Britt Getting Better – by Donna Briggs

News From Britt Hill – December 2016/January 2017

This year Britt enjoyed an enthusiastic response to the Crater Lake Project, the Britt Orchestra Season and our Popular Music line-up. Out of 45 concerts performed on Britt’s main stage and in the Performance Garden, overall attendance was over 64,000, with an average attendance of […]

By | November 30th, 2016|Featured Stories, News From Britt Hill|0 Comments

Fall for Pollinators – by Kenda Swartz Pepper

Love Thy Pollineighbor – November 2016

He looked like something out of the cartoons, a dazzling green blubbery caricature of himself. Given his lazy, lumbering gait, this little guy was in no hurry to get to his destination.

I inspected him closely, intrigued by his suction cup feet, the wrinkles in the fern-green folds of his skin, […]

By | October 30th, 2016|Garden, Love Thy Pollineighbor|0 Comments

Jerry Evans: Iconic Jacksonville Businessman Does Not Quit – by Mike McClain

Sensational Seniors – November 2016

Jerry Evans and his wife, Linda, have owned the Jacksonville Inn for over 40 years. In that time, Jerry has stayed home a total of 173 days or, to put it another way, he has averaged less than 5 days a year at home during the past 40 years. This must […]

By | October 24th, 2016|Featured Stories, Sensational Seniors|0 Comments

There’s No Place Like Home – by Kate Ingram, M.A.

Soul Matters – November 2016

“We shall not cease from exploration, and the end of all our exploring will be to arrive where we started and know the place for the first time.” ~T. S. Eliot

I’m back, baby! And happy and grateful to be here. Thanks to all the lovely people who let me know I […]

By | October 24th, 2016|Soul Matters|0 Comments

Surrender: The Bridge to Transformation – by Louise Lavergne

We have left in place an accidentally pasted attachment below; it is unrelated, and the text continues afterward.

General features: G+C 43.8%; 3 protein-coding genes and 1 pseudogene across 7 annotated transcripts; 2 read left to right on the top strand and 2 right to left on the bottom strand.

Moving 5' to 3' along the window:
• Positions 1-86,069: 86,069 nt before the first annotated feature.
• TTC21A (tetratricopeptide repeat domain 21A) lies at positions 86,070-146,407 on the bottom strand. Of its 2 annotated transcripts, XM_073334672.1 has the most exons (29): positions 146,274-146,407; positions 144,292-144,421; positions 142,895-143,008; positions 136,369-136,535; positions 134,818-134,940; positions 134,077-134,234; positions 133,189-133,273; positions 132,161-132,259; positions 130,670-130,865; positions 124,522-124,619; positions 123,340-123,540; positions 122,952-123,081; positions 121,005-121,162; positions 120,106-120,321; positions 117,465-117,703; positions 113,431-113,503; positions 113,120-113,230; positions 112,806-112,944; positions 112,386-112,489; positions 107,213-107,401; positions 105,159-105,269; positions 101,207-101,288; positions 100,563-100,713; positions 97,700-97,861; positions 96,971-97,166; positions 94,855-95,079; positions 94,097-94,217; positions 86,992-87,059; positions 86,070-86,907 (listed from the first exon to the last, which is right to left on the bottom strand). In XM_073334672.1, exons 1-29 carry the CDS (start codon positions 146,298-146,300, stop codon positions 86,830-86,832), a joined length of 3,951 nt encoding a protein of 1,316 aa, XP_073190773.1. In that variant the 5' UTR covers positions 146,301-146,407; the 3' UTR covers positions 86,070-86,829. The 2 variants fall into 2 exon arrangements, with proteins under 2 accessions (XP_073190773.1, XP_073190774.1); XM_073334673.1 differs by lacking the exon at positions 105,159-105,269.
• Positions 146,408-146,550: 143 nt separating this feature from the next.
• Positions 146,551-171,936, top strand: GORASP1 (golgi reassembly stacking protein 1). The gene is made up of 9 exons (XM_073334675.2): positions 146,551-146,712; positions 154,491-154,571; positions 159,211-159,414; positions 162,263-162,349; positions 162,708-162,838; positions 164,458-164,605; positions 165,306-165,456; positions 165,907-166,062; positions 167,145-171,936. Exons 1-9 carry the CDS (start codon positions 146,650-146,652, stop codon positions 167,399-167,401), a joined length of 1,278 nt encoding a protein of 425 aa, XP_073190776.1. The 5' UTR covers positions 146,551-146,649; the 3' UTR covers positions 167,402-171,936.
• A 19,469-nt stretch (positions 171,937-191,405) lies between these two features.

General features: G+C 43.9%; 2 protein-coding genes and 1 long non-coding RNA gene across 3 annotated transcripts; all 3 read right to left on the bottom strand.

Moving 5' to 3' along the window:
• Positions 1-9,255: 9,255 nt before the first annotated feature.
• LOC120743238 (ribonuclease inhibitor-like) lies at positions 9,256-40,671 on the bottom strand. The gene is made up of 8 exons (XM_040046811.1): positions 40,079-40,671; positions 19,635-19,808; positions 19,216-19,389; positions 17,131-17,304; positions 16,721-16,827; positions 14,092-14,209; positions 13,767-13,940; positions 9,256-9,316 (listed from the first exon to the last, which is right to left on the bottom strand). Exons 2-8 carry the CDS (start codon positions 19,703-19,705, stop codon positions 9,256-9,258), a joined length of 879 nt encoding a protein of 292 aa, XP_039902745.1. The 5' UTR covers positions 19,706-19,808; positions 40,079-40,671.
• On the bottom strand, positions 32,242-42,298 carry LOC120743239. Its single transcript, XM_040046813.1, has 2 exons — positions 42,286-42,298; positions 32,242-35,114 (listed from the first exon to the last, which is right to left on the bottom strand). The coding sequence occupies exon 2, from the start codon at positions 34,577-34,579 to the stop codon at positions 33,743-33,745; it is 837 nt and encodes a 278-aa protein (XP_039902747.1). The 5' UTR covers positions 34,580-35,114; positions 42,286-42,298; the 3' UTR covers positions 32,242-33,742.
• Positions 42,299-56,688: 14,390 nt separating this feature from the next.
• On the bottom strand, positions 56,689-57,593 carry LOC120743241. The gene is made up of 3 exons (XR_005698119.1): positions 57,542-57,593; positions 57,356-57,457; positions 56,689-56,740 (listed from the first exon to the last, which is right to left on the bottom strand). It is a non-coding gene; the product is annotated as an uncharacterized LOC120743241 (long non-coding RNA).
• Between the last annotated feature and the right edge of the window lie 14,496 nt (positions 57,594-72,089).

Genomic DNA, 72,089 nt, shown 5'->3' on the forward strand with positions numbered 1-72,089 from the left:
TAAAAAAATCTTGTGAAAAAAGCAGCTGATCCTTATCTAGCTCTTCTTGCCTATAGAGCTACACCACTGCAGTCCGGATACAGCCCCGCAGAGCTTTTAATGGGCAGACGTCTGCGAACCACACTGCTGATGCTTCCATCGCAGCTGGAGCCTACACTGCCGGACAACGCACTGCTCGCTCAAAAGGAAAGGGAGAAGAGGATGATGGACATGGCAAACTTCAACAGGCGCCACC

Joyfull Living – November 2016

In life, the idea of surrender comes up usually when we meet an intolerable level of frustration and reach the end of our rope. It is a word that in our Western minds is often experienced as a failure and giving up on. The dictionaries say: “giving yourself up into the […]

By | October 24th, 2016|Featured Stories, Joyfull Living|0 Comments

Matryoshka Dolls, Russian Nesting Dolls – by Margaret Barnes

Speaking of Antiquing – November 2016

As Christmastime draws near, I often reflect on favorite gifts. My daughter (and now granddaughters) always loved the beauty and intrigue of Matryoshka dolls, better known as Russian nesting dolls. They are bright and beautiful, intriguing and surprising. Most of us know about these hand-painted wooden dolls, separated in the […]

By | October 24th, 2016|Featured Stories, Speaking of Antiquing|0 Comments

Autumn is for Layering – by Rhonda Nowak

The Literary Gardener – November 2016

“Using the proper layering techniques is essential for providing necessary warmth and comfort during the chilly days of fall and winter.”  ~ Miss Rich, fashionista and blogger, January 2013

When I moved to Southern Oregon from Hawaii six years ago, I didn’t own a pair of closed-toed shoes, let alone a […]

By | October 24th, 2016|Garden, Literary Gardener|0 Comments